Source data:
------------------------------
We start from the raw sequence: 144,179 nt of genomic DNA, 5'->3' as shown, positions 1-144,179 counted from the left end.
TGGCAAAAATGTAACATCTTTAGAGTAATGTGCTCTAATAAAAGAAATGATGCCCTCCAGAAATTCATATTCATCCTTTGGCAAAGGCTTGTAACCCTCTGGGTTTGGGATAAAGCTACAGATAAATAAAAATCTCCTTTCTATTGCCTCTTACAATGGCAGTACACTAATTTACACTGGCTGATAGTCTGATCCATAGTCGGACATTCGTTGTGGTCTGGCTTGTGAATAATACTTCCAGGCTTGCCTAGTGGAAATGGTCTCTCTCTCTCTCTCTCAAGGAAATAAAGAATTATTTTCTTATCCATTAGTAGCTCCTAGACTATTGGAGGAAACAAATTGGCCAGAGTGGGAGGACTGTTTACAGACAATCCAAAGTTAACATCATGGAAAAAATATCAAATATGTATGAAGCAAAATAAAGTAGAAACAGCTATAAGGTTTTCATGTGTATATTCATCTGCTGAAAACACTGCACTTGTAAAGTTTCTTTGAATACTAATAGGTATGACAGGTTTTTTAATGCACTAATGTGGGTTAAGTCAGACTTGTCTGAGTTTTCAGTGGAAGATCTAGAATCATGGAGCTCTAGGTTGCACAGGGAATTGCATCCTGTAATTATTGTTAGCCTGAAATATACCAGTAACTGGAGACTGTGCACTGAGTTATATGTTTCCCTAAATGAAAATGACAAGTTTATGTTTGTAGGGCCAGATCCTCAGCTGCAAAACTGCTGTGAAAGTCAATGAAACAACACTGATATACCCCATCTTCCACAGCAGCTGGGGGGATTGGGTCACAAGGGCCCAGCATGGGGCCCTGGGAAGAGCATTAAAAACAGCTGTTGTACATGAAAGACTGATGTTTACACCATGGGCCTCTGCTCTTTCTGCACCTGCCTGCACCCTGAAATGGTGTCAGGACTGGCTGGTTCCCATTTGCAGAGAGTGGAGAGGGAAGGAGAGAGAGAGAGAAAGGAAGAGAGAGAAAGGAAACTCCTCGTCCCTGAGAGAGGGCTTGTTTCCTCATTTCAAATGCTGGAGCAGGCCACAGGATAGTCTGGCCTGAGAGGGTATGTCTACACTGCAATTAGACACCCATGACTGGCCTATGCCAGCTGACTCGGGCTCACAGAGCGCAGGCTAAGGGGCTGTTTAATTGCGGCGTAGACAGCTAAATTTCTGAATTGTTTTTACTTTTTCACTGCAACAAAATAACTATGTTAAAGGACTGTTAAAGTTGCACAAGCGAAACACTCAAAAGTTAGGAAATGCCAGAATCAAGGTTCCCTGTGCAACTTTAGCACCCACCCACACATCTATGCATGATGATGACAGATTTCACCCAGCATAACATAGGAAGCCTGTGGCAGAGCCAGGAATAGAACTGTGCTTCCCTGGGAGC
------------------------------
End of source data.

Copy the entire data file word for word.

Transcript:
We start from the raw sequence: 144,179 nt of genomic DNA, 5'->3' as shown, positions 1-144,179 counted from the left end.
TGGCAAAAATGTAACATCTTTAGAGTAATGTGCTCTAATAAAAGAAATGATGCCCTCCAGAAATTCATATTCATCCTTTGGCAAAGGCTTGTAACCCTCTGGGTTTGGGATAAAGCTACAGATAAATAAAAATCTCCTTTCTATTGCCTCTTACAATGGCAGTACACTAATTTACACTGGCTGATAGTCTGATCCATAGTCGGACATTCGTTGTGGTCTGGCTTGTGAATAATACTTCCAGGCTTGCCTAGTGGAAATGGTCTCTCTCTCTCTCTCTCAAGGAAATAAAGAATTATTTTCTTATCCATTAGTAGCTCCTAGACTATTGGAGGAAACAAATTGGCCAGAGTGGGAGGACTGTTTACAGACAATCCAAAGTTAACATCATGGAAAAAATATCAAATATGTATGAAGCAAAATAAAGTAGAAACAGCTATAAGGTTTTCATGTGTATATTCATCTGCTGAAAACACTGCACTTGTAAAGTTTCTTTGAATACTAATAGGTATGACAGGTTTTTTAATGCACTAATGTGGGTTAAGTCAGACTTGTCTGAGTTTTCAGTGGAAGATCTAGAATCATGGAGCTCTAGGTTGCACAGGGAATTGCATCCTGTAATTATTGTTAGCCTGAAATATACCAGTAACTGGAGACTGTGCACTGAGTTATATGTTTCCCTAAATGAAAATGACAAGTTTATGTTTGTAGGGCCAGATCCTCAGCTGCAAAACTGCTGTGAAAGTCAATGAAACAACACTGATATACCCCATCTTCCACAGCAGCTGGGGGGATTGGGTCACAAGGGCCCAGCATGGGGCCCTGGGAAGAGCATTAAAAACAGCTGTTGTACATGAAAGACTGATGTTTACACCATGGGCCTCTGCTCTTTCTGCACCTGCCTGCACCCTGAAATGGTGTCAGGACTGGCTGGTTCCCATTTGCAGAGAGTGGAGAGGGAAGGAGAGAGAGAGAGAAAGGAAGAGAGAGAAAGGAAACTCCTCGTCCCTGAGAGAGGGCTTGTTTCCTCATTTCAAATGCTGGAGCAGGCCACAGGATAGTCTGGCCTGAGAGGGTATGTCTACACTGCAATTAGACACCCATGACTGGCCTATGCCAGCTGACTCGGGCTCACAGAGCGCAGGCTAAGGGGCTGTTTAATTGCGGCGTAGACAGCTAAATTTCTGAATTGTTTTTACTTTTTCACTGCAACAAAATAACTATGTTAAAGGACTGTTAAAGTTGCACAAGCGAAACACTCAAAAGTTAGGAAATGCCAGAATCAAGGTTCCCTGTGCAACTTTAGCACCCACCCACACATCTATGCATGATGATGACAGATTTCACCCAGCATAACATAGGAAGCCTGTGGCAGAGCCAGGAATAGAACTGTGCTTCCCTGGGAGC